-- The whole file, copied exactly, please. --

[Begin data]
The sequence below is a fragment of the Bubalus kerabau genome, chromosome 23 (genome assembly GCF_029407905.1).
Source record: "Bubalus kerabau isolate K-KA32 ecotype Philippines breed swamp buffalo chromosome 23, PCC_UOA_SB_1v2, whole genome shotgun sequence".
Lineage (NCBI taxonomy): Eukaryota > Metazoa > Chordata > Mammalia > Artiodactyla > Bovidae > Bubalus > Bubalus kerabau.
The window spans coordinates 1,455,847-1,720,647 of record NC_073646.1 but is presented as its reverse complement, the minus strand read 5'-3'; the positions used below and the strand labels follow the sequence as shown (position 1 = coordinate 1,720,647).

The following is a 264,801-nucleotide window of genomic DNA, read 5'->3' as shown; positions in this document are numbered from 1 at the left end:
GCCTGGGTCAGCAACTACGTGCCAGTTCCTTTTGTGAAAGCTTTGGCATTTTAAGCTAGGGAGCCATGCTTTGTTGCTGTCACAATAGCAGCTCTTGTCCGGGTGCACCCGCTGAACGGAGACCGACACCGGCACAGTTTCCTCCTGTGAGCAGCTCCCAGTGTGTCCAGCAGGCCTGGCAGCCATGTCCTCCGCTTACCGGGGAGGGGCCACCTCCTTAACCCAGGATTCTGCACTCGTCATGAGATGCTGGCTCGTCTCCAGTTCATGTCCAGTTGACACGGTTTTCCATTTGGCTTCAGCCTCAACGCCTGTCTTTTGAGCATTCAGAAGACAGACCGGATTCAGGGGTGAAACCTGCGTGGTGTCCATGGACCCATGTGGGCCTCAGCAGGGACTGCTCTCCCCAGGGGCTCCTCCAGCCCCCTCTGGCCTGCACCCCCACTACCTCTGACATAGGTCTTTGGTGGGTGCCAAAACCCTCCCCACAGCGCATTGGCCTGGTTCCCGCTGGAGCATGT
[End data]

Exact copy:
The sequence below is a fragment of the Bubalus kerabau genome, chromosome 23 (genome assembly GCF_029407905.1).
Source record: "Bubalus kerabau isolate K-KA32 ecotype Philippines breed swamp buffalo chromosome 23, PCC_UOA_SB_1v2, whole genome shotgun sequence".
Lineage (NCBI taxonomy): Eukaryota > Metazoa > Chordata > Mammalia > Artiodactyla > Bovidae > Bubalus > Bubalus kerabau.
The window spans coordinates 1,455,847-1,720,647 of record NC_073646.1 but is presented as its reverse complement, the minus strand read 5'-3'; the positions used below and the strand labels follow the sequence as shown (position 1 = coordinate 1,720,647).

The following is a 264,801-nucleotide window of genomic DNA, read 5'->3' as shown; positions in this document are numbered from 1 at the left end:
GCCTGGGTCAGCAACTACGTGCCAGTTCCTTTTGTGAAAGCTTTGGCATTTTAAGCTAGGGAGCCATGCTTTGTTGCTGTCACAATAGCAGCTCTTGTCCGGGTGCACCCGCTGAACGGAGACCGACACCGGCACAGTTTCCTCCTGTGAGCAGCTCCCAGTGTGTCCAGCAGGCCTGGCAGCCATGTCCTCCGCTTACCGGGGAGGGGCCACCTCCTTAACCCAGGATTCTGCACTCGTCATGAGATGCTGGCTCGTCTCCAGTTCATGTCCAGTTGACACGGTTTTCCATTTGGCTTCAGCCTCAACGCCTGTCTTTTGAGCATTCAGAAGACAGACCGGATTCAGGGGTGAAACCTGCGTGGTGTCCATGGACCCATGTGGGCCTCAGCAGGGACTGCTCTCCCCAGGGGCTCCTCCAGCCCCCTCTGGCCTGCACCCCCACTACCTCTGACATAGGTCTTTGGTGGGTGCCAAAACCCTCCCCACAGCGCATTGGCCTGGTTCCCGCTGGAGCATGT